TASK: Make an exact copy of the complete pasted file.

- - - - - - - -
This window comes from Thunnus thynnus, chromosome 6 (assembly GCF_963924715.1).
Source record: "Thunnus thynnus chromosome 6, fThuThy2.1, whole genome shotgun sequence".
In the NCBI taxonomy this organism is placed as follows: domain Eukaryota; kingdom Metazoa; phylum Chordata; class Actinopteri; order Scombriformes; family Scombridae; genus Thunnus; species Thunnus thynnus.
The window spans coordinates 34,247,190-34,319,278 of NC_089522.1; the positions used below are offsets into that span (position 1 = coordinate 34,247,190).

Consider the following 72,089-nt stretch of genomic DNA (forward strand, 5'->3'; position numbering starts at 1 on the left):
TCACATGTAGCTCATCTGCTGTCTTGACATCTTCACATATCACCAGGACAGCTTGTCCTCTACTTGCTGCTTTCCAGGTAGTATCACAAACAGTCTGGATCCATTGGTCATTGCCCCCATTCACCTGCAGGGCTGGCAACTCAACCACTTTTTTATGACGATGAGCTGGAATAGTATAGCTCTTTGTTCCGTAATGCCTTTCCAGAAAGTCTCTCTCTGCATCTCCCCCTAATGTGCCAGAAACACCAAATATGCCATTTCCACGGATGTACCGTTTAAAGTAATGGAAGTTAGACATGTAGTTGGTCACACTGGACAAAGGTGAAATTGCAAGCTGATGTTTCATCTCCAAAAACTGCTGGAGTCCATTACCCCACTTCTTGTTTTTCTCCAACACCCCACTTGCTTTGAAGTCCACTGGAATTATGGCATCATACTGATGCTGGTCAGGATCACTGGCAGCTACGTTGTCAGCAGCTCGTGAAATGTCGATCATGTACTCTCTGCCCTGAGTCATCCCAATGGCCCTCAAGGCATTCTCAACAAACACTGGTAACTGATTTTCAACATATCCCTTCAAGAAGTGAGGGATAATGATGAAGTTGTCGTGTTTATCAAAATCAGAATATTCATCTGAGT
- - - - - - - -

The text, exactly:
This window comes from Thunnus thynnus, chromosome 6 (assembly GCF_963924715.1).
Source record: "Thunnus thynnus chromosome 6, fThuThy2.1, whole genome shotgun sequence".
In the NCBI taxonomy this organism is placed as follows: domain Eukaryota; kingdom Metazoa; phylum Chordata; class Actinopteri; order Scombriformes; family Scombridae; genus Thunnus; species Thunnus thynnus.
The window spans coordinates 34,247,190-34,319,278 of NC_089522.1; the positions used below are offsets into that span (position 1 = coordinate 34,247,190).

Consider the following 72,089-nt stretch of genomic DNA (forward strand, 5'->3'; position numbering starts at 1 on the left):
TCACATGTAGCTCATCTGCTGTCTTGACATCTTCACATATCACCAGGACAGCTTGTCCTCTACTTGCTGCTTTCCAGGTAGTATCACAAACAGTCTGGATCCATTGGTCATTGCCCCCATTCACCTGCAGGGCTGGCAACTCAACCACTTTTTTATGACGATGAGCTGGAATAGTATAGCTCTTTGTTCCGTAATGCCTTTCCAGAAAGTCTCTCTCTGCATCTCCCCCTAATGTGCCAGAAACACCAAATATGCCATTTCCACGGATGTACCGTTTAAAGTAATGGAAGTTAGACATGTAGTTGGTCACACTGGACAAAGGTGAAATTGCAAGCTGATGTTTCATCTCCAAAAACTGCTGGAGTCCATTACCCCACTTCTTGTTTTTCTCCAACACCCCACTTGCTTTGAAGTCCACTGGAATTATGGCATCATACTGATGCTGGTCAGGATCACTGGCAGCTACGTTGTCAGCAGCTCGTGAAATGTCGATCATGTACTCTCTGCCCTGAGTCATCCCAATGGCCCTCAAGGCATTCTCAACAAACACTGGTAACTGATTTTCAACATATCCCTTCAAGAAGTGAGGGATAATGATGAAGTTGTCGTGTTTATCAAAATCAGAATATTCATCTGAGT